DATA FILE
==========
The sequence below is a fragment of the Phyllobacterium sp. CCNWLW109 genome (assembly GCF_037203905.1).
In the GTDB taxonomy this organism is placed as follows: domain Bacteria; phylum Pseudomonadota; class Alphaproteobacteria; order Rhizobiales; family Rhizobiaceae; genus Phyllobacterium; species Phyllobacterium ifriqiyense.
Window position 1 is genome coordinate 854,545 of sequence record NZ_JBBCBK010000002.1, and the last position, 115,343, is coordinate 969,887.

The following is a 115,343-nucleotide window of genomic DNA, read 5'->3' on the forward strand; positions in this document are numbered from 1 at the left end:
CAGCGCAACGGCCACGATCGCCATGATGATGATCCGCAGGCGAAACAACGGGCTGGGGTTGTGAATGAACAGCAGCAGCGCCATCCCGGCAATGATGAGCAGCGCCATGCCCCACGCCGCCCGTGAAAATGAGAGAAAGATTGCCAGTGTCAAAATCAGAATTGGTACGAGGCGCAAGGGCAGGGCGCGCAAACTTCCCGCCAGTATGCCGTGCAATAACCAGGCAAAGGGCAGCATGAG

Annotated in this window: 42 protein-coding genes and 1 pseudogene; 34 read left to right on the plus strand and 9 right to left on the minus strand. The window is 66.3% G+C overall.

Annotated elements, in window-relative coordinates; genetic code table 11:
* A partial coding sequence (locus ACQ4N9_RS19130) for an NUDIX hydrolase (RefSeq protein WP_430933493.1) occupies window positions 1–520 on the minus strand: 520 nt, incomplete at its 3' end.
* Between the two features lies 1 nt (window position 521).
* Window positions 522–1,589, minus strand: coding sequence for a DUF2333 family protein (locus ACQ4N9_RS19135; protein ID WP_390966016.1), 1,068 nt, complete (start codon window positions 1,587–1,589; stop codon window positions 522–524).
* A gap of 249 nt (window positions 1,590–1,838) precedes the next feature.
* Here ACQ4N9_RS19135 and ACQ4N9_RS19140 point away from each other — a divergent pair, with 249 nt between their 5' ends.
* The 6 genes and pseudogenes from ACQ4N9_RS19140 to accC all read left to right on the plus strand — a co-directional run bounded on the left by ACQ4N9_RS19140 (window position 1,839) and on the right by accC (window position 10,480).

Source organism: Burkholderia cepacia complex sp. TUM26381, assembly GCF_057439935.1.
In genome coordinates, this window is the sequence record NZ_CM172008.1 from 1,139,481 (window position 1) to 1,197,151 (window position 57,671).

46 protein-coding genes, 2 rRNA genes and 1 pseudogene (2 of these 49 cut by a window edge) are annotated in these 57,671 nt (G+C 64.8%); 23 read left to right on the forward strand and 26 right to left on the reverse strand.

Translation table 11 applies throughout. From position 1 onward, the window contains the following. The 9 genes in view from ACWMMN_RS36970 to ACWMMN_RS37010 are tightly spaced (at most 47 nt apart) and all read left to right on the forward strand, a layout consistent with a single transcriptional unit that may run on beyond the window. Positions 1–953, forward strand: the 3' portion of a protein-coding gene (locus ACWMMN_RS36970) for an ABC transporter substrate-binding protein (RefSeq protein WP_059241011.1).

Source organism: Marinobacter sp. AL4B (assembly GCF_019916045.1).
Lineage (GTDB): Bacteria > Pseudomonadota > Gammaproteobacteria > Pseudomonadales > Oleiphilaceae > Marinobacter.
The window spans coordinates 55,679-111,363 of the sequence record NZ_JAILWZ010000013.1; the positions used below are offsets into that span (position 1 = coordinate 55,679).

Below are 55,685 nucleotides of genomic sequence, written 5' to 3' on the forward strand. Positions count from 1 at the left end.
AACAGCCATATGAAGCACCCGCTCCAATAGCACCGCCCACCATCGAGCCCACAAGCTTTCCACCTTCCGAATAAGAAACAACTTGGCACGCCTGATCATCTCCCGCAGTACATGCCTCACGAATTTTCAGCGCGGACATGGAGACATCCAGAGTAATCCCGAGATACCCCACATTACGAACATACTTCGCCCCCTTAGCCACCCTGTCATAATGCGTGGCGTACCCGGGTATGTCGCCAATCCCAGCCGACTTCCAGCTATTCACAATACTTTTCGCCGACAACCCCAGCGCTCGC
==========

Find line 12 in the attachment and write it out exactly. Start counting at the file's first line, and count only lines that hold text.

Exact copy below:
* Here ACQ4N9_RS19135 and ACQ4N9_RS19140 point away from each other — a divergent pair, with 249 nt between their 5' ends.